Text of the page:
Now, indeed, a species of wild despair filled the breast of the poor captive. To be thus seized, and doomed in all probability to perpetual bondage, when the cup of regained liberty had only just touched his lips, was very hard to bear. When he first fully realised his situation, he struggled fiercely to burst his bonds, but the men who had tied him knew how to do their work. He struggled vainly until he was exhausted. Then, looking up into the starry sky, his mind became gradually composed, and he had recourse to prayer. Slumber ere long sealed his eyes, setting him free in imagination, and he did not again waken until daylight was beginning to appear.

All that day he lay in the same position, without water or food, cramped by the cords that bound him, and almost driven mad by the heat of an unclouded sun. Still, onward went the canoe—propelled by men who appeared to require no rest. Night came again, and Jarwin—by that time nearly exhausted—fell into a troubled slumber. From this he was suddenly aroused by loud wild cries and shouts, as of men engaged in deadly conflict, and he became aware of the fact that the canoe in which he lay was attacked, for the warriors had thrown down their paddles and seized their clubs, and their feet trod now on his chest, now on his face, as they staggered to and fro. In a few minutes several dead and wounded men fell on him; then he became unconscious.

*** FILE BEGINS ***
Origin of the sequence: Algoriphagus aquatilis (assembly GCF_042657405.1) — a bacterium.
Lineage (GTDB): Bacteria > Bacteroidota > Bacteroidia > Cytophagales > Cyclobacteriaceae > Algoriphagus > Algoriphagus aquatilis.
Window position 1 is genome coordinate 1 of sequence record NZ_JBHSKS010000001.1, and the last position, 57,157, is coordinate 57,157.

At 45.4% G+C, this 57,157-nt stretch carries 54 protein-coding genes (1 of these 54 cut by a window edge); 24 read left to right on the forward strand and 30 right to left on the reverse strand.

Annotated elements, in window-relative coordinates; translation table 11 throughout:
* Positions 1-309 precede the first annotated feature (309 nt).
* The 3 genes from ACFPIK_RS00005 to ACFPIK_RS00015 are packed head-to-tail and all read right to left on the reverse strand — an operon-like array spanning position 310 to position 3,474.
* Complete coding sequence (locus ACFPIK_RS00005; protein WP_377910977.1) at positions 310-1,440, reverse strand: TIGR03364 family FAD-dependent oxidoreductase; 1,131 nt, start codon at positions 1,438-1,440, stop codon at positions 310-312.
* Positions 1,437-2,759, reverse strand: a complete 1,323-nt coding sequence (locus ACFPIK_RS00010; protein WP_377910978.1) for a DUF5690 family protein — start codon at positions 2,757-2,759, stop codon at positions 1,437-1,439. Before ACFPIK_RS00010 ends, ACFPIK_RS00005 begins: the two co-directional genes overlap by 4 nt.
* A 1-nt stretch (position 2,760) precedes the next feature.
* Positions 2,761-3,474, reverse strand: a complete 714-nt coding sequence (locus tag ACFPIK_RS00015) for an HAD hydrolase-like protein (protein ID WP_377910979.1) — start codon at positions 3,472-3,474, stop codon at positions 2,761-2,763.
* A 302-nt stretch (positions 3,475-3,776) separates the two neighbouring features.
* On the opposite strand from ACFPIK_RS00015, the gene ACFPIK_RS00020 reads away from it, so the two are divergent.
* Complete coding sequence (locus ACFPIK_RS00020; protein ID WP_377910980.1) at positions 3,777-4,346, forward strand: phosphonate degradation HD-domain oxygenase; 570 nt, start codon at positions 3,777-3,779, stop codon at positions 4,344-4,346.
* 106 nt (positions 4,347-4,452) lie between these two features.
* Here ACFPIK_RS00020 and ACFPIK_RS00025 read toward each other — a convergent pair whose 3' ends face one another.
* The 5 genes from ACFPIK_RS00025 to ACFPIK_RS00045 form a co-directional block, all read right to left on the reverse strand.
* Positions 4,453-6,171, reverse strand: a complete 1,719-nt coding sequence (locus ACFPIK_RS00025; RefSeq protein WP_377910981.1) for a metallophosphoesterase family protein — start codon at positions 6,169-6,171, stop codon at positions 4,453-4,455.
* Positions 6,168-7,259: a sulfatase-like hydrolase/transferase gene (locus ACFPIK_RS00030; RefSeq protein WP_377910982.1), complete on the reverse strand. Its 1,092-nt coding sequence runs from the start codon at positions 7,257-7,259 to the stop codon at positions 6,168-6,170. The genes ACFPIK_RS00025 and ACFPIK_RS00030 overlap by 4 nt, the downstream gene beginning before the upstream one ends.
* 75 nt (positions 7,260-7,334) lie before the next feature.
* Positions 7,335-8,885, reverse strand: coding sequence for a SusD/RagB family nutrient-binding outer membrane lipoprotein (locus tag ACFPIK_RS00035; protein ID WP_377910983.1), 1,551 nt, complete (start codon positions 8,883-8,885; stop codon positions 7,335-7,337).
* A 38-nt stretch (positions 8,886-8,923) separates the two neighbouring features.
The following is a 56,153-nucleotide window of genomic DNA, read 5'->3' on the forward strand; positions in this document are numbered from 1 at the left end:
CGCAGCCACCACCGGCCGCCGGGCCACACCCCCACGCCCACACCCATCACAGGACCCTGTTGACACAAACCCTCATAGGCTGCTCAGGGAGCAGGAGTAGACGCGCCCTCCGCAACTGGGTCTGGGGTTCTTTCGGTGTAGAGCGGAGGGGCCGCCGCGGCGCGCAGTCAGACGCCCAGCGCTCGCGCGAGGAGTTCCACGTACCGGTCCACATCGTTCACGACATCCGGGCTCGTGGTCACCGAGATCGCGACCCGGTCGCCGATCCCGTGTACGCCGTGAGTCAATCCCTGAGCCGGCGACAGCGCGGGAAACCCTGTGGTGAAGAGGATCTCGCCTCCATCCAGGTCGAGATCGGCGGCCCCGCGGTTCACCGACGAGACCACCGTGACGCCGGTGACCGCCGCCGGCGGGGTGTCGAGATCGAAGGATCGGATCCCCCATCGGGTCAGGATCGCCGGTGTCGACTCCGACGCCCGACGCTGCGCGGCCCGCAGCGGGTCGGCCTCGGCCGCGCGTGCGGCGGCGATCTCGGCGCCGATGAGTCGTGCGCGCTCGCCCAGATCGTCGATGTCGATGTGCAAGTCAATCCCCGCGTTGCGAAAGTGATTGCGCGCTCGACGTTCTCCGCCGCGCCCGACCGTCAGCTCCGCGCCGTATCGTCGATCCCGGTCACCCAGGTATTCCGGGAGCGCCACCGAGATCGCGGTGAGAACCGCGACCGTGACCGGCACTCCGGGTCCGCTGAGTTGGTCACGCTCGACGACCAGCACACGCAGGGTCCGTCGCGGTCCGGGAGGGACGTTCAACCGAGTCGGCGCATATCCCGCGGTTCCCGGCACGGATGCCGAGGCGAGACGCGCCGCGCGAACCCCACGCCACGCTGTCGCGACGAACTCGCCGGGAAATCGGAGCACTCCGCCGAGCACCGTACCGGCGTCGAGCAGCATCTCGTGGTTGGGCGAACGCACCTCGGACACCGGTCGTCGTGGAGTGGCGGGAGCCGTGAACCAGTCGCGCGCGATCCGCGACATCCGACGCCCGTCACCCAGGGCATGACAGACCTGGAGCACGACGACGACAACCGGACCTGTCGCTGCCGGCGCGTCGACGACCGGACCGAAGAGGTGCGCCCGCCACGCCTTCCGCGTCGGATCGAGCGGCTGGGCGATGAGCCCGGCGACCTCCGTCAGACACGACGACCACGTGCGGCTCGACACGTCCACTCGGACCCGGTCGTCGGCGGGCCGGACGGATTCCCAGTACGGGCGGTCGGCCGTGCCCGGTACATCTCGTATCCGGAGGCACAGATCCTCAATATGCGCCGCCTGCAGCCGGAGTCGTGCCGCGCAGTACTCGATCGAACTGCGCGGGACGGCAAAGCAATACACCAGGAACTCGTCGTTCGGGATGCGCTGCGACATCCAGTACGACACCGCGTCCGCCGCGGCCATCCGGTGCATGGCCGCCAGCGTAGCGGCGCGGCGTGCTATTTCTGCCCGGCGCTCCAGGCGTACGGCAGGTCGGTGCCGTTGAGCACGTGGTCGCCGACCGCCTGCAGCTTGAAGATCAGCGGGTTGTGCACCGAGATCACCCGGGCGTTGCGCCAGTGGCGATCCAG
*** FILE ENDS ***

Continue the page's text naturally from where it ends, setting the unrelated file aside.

When John Jarwin’s powers of observation returned, he found himself lying on his back in a neat little bed, with white cotton curtains, in a small, comfortably-furnished room, that reminded him powerfully of home! Cuffy lay on the counterpane, sound asleep, with his chin on his master’s breast. At the bedside, with her back to him, sat a female, dressed in European clothes, and busy sewing.

“Surely it ain’t bin all a long dream!” whispered Jarwin to himself.

Cuffy cocked his ears and head, and turned a furtive glance on his master’s face, while his “spanker boom” rose with the evident intention to wag, if circumstances rendered it advisable; but circumstances had of late been rather perplexing to Cuffy. At the same time the female turned quickly round and revealed a brown, though pleasant, face. Simultaneously, a gigantic figure arose at his side and bent over him.

“You’s bedder?” said the gigantic figure.

“Hallo! Big Chief! Wot’s up, old feller?” exclaimed Jarwin.

“Hold you’s tongue!” said Big Chief, sternly. “Go way,” he added, to the female, who, with an acquiescent smile, left the room.